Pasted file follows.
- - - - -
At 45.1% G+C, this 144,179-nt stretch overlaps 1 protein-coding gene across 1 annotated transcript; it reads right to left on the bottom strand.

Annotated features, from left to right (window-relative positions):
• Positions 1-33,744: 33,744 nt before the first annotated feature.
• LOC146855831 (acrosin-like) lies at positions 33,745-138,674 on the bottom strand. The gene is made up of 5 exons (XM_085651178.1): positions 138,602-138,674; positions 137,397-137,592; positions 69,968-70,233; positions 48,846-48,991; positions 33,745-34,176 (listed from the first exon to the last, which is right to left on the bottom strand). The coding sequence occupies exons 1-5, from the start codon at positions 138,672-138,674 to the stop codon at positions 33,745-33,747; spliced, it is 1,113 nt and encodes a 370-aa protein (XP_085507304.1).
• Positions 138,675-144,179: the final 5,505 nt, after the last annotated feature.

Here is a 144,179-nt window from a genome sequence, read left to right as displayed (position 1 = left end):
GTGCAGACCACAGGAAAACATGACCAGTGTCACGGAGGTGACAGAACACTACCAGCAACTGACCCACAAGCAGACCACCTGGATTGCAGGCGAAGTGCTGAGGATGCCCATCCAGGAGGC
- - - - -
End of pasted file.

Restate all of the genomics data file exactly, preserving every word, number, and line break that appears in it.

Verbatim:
At 45.1% G+C, this 144,179-nt stretch overlaps 1 protein-coding gene across 1 annotated transcript; it reads right to left on the bottom strand.

Annotated features, from left to right (window-relative positions):
• Positions 1-33,744: 33,744 nt before the first annotated feature.
• LOC146855831 (acrosin-like) lies at positions 33,745-138,674 on the bottom strand. The gene is made up of 5 exons (XM_085651178.1): positions 138,602-138,674; positions 137,397-137,592; positions 69,968-70,233; positions 48,846-48,991; positions 33,745-34,176 (listed from the first exon to the last, which is right to left on the bottom strand). The coding sequence occupies exons 1-5, from the start codon at positions 138,672-138,674 to the stop codon at positions 33,745-33,747; spliced, it is 1,113 nt and encodes a 370-aa protein (XP_085507304.1).
• Positions 138,675-144,179: the final 5,505 nt, after the last annotated feature.

Here is a 144,179-nt window from a genome sequence, read left to right as displayed (position 1 = left end):
GTGCAGACCACAGGAAAACATGACCAGTGTCACGGAGGTGACAGAACACTACCAGCAACTGACCCACAAGCAGACCACCTGGATTGCAGGCGAAGTGCTGAGGATGCCCATCCAGGAGGC